Solving lim(x->0)((cosx)^(-4/(x^2))) without L'Hopital's Rule lim(x->0)((cosx)^(-4/(x^2))) I would like to know how I can solve it without using De L'Hospital's rule. http://img803.imageshack.us/img803/7954/wolframalphalimxgt0cosx.png Thanks! You need to take logarithm of the limit such that:

`ln lim_(x->0) ((cosx)^(-4/(x^2))) => lim_(x->0) ln ((cosx)^(-4/(x^2)))`

You need to use the logarithmic identity such that:

`lim_(x->0) -4/(x^2) ln (cos x) = -oo/oo`

You may use l'Hospital's theorem such that:

`lim_(x->0) ((-4 ln (cos x))')/((x^2)') = lim_(x->0) (-4(-sin x)/cos x)/(2x)`

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You need to take logarithm of the limit such that:

`ln lim_(x->0) ((cosx)^(-4/(x^2))) => lim_(x->0) ln ((cosx)^(-4/(x^2)))`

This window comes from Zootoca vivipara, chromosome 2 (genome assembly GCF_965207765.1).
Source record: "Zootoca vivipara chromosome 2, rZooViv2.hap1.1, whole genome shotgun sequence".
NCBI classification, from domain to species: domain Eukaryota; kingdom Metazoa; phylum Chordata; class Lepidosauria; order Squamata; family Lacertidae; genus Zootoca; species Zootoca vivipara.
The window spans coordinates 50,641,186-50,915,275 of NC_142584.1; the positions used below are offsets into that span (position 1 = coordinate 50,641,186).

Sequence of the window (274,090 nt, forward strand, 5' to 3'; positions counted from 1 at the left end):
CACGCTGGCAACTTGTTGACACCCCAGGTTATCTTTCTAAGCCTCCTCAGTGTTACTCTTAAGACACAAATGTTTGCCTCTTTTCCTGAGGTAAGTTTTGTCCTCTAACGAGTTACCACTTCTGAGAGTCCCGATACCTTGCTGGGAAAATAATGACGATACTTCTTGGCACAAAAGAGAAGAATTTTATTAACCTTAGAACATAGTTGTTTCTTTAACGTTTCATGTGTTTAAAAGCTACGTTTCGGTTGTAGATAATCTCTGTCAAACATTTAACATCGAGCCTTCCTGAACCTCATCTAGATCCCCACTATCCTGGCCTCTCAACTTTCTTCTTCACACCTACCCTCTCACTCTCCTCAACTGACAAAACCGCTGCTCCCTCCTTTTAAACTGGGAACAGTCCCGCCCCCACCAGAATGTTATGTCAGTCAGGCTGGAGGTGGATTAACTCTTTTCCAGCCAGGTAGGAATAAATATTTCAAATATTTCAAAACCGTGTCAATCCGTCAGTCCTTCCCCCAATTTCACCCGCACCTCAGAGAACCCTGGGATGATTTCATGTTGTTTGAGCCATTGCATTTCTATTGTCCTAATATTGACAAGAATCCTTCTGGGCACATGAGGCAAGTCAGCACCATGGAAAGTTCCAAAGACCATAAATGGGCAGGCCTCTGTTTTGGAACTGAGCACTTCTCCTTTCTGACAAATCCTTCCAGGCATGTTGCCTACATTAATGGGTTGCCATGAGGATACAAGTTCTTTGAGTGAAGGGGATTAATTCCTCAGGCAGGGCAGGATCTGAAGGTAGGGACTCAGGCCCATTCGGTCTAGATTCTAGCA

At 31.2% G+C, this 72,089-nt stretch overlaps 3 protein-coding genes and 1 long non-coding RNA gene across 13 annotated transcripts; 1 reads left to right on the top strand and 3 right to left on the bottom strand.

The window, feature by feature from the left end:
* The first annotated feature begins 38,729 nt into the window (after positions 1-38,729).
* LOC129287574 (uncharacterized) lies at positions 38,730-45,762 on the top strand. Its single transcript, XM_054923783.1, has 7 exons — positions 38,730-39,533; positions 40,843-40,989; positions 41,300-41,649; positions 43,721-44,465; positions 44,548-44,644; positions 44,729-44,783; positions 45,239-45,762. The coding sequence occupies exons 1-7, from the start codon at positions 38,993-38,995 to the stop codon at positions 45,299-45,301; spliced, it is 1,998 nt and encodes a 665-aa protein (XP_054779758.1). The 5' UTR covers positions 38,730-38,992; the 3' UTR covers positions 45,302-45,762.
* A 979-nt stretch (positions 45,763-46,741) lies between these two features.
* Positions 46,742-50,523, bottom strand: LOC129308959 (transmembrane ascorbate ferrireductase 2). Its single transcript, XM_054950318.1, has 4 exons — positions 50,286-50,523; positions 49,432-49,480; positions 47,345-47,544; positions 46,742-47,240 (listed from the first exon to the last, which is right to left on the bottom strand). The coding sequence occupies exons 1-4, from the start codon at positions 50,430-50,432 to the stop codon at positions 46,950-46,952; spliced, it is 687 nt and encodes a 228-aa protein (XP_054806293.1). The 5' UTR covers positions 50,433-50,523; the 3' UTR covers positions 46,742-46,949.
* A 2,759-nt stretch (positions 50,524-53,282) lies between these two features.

You need to use the logarithmic identity such that:

`lim_(x->0) -4/(x^2) ln (cos x) = -oo/oo`

You may use l'Hospital's theorem such that:

`lim_(x->0) ((-4 ln (cos x))')/((x^2)') = lim_(x->0) (-4(-sin x)/cos x)/(2x)`

You need to substitute `tan x`  for `sin x/cos x`  such that:

`lim_(x->0) (-4(-sin x)/cos x)/(2x) = (4/2) lim_(x->0) tan x/x`

You need to use the remarcable limit such that:

`lim_(x->0) tan x/x = 1`

`lim_(x->0) -4/(x^2) ln (cos x) = (4/2)*1`

`lim_(x->0) -4/(x^2) ln (cos x) = 2`

You need to remember that `ln lim_(x->0) ((cosx)^(-4/(x^2))) = 2 =>lim_(x->0) ((cosx)^(-4/(x^2))) = e^2` .

Hence, evaluating the given limit using logarithmic identities yields `lim_(x->0) ((cosx)^(-4/(x^2))) = e^2.`

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